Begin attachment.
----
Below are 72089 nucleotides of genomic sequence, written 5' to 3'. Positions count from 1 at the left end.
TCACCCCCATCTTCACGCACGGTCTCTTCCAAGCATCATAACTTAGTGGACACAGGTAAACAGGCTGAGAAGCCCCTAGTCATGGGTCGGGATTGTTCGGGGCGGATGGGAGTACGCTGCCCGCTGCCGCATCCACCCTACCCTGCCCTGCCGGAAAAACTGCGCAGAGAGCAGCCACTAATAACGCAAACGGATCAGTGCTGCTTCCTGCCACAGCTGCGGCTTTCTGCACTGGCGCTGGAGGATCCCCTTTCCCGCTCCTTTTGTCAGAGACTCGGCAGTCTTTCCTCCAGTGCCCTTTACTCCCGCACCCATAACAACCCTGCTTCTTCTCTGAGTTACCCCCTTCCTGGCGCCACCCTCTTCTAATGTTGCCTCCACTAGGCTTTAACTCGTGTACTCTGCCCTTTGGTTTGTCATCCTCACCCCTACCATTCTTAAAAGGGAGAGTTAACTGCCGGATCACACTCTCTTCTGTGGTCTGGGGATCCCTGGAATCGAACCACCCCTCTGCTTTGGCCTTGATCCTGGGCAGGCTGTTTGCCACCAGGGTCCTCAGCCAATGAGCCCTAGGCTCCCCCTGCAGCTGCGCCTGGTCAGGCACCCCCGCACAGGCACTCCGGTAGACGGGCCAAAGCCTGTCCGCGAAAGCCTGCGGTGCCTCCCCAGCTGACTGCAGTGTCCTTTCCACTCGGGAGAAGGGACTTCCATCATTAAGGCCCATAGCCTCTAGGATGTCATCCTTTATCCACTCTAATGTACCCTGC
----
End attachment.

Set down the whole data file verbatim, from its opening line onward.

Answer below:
Below are 72089 nucleotides of genomic sequence, written 5' to 3'. Positions count from 1 at the left end.
TCACCCCCATCTTCACGCACGGTCTCTTCCAAGCATCATAACTTAGTGGACACAGGTAAACAGGCTGAGAAGCCCCTAGTCATGGGTCGGGATTGTTCGGGGCGGATGGGAGTACGCTGCCCGCTGCCGCATCCACCCTACCCTGCCCTGCCGGAAAAACTGCGCAGAGAGCAGCCACTAATAACGCAAACGGATCAGTGCTGCTTCCTGCCACAGCTGCGGCTTTCTGCACTGGCGCTGGAGGATCCCCTTTCCCGCTCCTTTTGTCAGAGACTCGGCAGTCTTTCCTCCAGTGCCCTTTACTCCCGCACCCATAACAACCCTGCTTCTTCTCTGAGTTACCCCCTTCCTGGCGCCACCCTCTTCTAATGTTGCCTCCACTAGGCTTTAACTCGTGTACTCTGCCCTTTGGTTTGTCATCCTCACCCCTACCATTCTTAAAAGGGAGAGTTAACTGCCGGATCACACTCTCTTCTGTGGTCTGGGGATCCCTGGAATCGAACCACCCCTCTGCTTTGGCCTTGATCCTGGGCAGGCTGTTTGCCACCAGGGTCCTCAGCCAATGAGCCCTAGGCTCCCCCTGCAGCTGCGCCTGGTCAGGCACCCCCGCACAGGCACTCCGGTAGACGGGCCAAAGCCTGTCCGCGAAAGCCTGCGGTGCCTCCCCAGCTGACTGCAGTGTCCTTTCCACTCGGGAGAAGGGACTTCCATCATTAAGGCCCATAGCCTCTAGGATGTCATCCTTTATCCACTCTAATGTACCCTGC